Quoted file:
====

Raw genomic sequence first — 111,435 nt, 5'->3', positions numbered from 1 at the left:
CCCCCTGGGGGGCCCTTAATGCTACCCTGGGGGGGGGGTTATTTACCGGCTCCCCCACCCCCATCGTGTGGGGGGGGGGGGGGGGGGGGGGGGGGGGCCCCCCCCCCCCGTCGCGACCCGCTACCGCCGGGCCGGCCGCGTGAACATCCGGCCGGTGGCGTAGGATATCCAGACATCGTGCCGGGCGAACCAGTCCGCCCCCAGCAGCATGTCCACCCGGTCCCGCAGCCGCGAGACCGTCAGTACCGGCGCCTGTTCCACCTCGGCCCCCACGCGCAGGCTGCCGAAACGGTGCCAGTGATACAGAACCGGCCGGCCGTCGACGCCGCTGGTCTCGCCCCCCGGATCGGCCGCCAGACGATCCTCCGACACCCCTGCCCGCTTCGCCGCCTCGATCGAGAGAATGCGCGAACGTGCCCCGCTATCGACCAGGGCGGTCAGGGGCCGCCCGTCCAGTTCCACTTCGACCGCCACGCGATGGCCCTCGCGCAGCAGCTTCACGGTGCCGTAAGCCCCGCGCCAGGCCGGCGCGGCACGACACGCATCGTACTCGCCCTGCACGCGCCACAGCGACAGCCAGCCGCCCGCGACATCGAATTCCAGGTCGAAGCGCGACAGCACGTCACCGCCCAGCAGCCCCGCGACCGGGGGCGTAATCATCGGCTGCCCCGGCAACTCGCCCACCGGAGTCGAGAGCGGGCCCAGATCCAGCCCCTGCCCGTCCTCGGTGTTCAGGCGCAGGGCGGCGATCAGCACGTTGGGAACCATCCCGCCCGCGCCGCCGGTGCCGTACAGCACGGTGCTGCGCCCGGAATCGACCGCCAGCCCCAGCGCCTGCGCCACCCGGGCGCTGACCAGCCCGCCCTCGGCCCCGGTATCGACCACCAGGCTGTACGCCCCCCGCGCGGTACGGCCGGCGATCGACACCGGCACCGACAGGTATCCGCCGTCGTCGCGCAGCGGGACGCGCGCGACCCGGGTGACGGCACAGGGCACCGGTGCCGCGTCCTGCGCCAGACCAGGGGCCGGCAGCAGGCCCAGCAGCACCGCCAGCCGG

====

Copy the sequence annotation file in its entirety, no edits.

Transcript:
Raw genomic sequence first — 111,435 nt, 5'->3', positions numbered from 1 at the left:
CCCCCTGGGGGGCCCTTAATGCTACCCTGGGGGGGGGGTTATTTACCGGCTCCCCCACCCCCATCGTGTGGGGGGGGGGGGGGGGGGGGGGGGGGGGCCCCCCCCCCCCGTCGCGACCCGCTACCGCCGGGCCGGCCGCGTGAACATCCGGCCGGTGGCGTAGGATATCCAGACATCGTGCCGGGCGAACCAGTCCGCCCCCAGCAGCATGTCCACCCGGTCCCGCAGCCGCGAGACCGTCAGTACCGGCGCCTGTTCCACCTCGGCCCCCACGCGCAGGCTGCCGAAACGGTGCCAGTGATACAGAACCGGCCGGCCGTCGACGCCGCTGGTCTCGCCCCCCGGATCGGCCGCCAGACGATCCTCCGACACCCCTGCCCGCTTCGCCGCCTCGATCGAGAGAATGCGCGAACGTGCCCCGCTATCGACCAGGGCGGTCAGGGGCCGCCCGTCCAGTTCCACTTCGACCGCCACGCGATGGCCCTCGCGCAGCAGCTTCACGGTGCCGTAAGCCCCGCGCCAGGCCGGCGCGGCACGACACGCATCGTACTCGCCCTGCACGCGCCACAGCGACAGCCAGCCGCCCGCGACATCGAATTCCAGGTCGAAGCGCGACAGCACGTCACCGCCCAGCAGCCCCGCGACCGGGGGCGTAATCATCGGCTGCCCCGGCAACTCGCCCACCGGAGTCGAGAGCGGGCCCAGATCCAGCCCCTGCCCGTCCTCGGTGTTCAGGCGCAGGGCGGCGATCAGCACGTTGGGAACCATCCCGCCCGCGCCGCCGGTGCCGTACAGCACGGTGCTGCGCCCGGAATCGACCGCCAGCCCCAGCGCCTGCGCCACCCGGGCGCTGACCAGCCCGCCCTCGGCCCCGGTATCGACCACCAGGCTGTACGCCCCCCGCGCGGTACGGCCGGCGATCGACACCGGCACCGACAGGTATCCGCCGTCGTCGCGCAGCGGGACGCGCGCGACCCGGGTGACGGCACAGGGCACCGGTGCCGCGTCCTGCGCCAGACCAGGGGCCGGCAGCAGGCCCAGCAGCACCGCCAGCCGG